In order to maintain natural or real behaviors in the use of Facebook among our participants, an informed consent process was not applied in this research. However, the data retrieved from the Facebook account were coded and stored in a password-protected file prior to an analysis process. In addition, no identifiable data would be publicly presented. This research was approved by the Faculty of Dentistry and the Faculty of Pharmacy, Mahidol University, Institutional Review Board (MU-DT/PY-IRB), reference number: MU-DT/PY-IRB 2019/059.3008 on August 30, 2019.
| Results|| |
Of those 545 Mahidol dental students, 522 Facebook accounts were identified, representing 95.78% of the population. Those identifiable accounts belonged to 232 (93.55%) preclinical and 290 (97.64%) clinical students. A friend request was sent to all identifiable accounts, of which there were 382 (73.18%) students who accepted the requests.
Access to user profiles
According to the “About” section, the data regarding “Picture profile,” “Name,” “Gender,” “Phone number,” “Education,” “Birthday,” “Home town,” “Religious view,” and “Likes (Liked pages)” were explored to see whether any of them were displayed to the public. Of the 382 accounts which accepted the friend request, the three most commonly shared fields were “Identifiable profile picture” (91.76%), “Gender” (88.12%), and “Liked page” (83.33%). In contrast, the three least common contents included “Phone number” (0.19%), “Religious view” (1.53%), and “Birthday” (12.07%). Interestingly, fewer than three-quarters revealed their education (70.88%) and authentic names (67.62%).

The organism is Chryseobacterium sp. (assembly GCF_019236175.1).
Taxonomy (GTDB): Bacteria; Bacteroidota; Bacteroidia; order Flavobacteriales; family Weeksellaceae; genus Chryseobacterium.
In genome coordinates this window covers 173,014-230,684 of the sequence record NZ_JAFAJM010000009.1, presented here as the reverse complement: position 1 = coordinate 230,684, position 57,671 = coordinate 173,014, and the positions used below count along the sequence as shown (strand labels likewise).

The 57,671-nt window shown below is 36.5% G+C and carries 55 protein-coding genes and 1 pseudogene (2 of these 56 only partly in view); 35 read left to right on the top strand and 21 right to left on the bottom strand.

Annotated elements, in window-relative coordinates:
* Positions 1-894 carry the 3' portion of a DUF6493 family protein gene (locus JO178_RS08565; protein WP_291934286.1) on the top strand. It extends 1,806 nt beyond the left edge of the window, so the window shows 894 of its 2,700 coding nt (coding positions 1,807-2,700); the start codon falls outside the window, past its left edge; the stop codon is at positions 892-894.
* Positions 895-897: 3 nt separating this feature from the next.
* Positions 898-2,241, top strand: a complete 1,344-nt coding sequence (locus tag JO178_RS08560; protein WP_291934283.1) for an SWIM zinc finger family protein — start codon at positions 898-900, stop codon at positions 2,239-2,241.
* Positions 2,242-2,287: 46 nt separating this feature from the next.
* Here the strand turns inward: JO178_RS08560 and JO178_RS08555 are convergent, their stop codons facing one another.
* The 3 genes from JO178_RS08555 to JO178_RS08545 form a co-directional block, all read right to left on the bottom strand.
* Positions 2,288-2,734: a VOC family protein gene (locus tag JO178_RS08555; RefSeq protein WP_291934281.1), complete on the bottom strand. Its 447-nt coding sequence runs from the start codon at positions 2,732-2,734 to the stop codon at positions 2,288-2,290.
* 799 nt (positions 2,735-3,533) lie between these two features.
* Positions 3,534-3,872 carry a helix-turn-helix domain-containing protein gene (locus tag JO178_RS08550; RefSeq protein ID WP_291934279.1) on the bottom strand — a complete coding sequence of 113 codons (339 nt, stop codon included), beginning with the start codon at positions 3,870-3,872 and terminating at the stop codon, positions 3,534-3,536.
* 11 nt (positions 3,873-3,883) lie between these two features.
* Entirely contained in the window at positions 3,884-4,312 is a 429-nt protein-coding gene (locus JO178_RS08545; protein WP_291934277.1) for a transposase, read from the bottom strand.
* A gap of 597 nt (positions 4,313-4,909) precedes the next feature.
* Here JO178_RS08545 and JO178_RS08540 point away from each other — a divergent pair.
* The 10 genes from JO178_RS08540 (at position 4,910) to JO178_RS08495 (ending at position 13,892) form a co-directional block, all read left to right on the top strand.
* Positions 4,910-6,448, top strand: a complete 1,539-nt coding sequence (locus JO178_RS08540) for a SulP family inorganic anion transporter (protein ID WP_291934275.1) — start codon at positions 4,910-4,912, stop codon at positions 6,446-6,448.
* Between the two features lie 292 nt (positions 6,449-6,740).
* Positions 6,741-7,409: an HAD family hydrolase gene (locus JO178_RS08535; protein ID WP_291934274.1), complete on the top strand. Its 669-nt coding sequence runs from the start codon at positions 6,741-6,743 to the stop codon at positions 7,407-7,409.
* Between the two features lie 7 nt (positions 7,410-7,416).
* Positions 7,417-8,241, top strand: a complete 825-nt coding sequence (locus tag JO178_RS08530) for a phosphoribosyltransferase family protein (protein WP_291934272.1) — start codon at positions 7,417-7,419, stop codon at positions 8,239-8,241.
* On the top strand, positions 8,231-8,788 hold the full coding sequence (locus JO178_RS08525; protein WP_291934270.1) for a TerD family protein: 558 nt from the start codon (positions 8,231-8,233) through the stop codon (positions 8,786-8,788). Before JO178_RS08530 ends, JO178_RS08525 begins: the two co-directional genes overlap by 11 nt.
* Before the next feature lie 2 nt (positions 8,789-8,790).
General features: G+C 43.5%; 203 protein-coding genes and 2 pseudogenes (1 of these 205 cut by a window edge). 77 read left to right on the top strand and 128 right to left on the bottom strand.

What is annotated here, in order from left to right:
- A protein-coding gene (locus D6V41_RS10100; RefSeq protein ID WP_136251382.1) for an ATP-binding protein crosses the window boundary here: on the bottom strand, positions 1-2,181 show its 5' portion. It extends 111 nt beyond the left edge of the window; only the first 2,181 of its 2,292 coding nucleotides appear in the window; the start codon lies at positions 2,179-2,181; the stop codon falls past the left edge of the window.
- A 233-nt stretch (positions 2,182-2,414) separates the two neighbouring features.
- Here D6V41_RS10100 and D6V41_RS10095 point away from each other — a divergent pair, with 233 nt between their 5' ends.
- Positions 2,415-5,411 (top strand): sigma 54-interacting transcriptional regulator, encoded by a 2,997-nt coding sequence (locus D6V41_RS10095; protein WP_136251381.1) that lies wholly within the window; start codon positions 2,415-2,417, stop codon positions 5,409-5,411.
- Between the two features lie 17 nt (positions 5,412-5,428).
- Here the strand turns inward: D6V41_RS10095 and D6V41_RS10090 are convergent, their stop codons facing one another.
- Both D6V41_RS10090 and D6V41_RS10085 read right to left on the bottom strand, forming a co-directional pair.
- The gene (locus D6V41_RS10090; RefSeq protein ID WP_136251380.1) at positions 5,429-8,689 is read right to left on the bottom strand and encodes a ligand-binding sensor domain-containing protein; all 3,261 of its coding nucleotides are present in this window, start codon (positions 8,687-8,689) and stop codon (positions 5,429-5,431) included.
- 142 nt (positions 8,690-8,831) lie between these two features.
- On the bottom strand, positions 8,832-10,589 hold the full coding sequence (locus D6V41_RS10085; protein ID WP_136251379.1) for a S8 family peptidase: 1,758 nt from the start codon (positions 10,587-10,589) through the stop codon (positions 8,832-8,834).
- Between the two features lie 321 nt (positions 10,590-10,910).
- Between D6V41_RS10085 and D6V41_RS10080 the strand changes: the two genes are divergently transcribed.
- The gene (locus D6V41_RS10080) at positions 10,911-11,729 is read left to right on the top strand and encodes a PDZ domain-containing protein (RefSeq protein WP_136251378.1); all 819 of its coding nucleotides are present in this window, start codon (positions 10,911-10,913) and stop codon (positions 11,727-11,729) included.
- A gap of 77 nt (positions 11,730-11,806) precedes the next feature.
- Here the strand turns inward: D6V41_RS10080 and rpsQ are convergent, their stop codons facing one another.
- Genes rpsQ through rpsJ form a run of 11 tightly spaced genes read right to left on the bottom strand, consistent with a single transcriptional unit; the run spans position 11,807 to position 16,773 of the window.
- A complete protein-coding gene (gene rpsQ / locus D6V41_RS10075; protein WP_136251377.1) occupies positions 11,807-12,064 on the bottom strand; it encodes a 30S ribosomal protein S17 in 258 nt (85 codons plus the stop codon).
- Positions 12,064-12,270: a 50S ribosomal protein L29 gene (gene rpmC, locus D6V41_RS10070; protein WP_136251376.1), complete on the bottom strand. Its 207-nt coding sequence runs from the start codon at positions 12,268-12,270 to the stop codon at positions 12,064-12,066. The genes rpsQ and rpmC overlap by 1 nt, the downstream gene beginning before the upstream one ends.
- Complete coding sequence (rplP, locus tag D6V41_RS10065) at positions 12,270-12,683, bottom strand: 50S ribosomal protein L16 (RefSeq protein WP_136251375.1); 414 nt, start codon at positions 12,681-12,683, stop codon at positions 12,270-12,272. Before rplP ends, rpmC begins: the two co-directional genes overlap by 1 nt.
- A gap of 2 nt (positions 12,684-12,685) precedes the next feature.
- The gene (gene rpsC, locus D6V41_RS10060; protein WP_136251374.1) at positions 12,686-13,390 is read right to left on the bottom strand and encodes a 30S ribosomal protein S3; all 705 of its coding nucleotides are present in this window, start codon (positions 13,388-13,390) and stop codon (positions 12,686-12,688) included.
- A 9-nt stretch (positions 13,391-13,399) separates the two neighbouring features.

According to the account privacy [Table 1], content on the “Timeline” section of each account was compared before and after being a Facebook friend. According to the 382 students who accepted the friend requests, the results revealed that more than a half of the accounts (52.36%) had “limited” privacy, whereas “private” privacy was found in only 32 (8.38%) users. There were 150 (39.27%) accounts with “public” privacy, which seemed to be higher in the clinical students (n = 98; 41.53%), compared with the preclinical group (n = 52; 35.62%). Although the trend of “private” privacy was likely to be rising in the clinical academic year, no significant correlation was found (p>0.05).
|Table 1: Account privacy and its correlation between clinical experience and privacy (n = 382)|
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Professionalism in the use of facebook
This section explored unprofessionalism in the use of Facebook, which was categorized into “Clearly unprofessional content” and “Questionably unprofessional content.” As discussed in the Materials and Methods, the data were explored in two stages: before and after being a Facebook friend.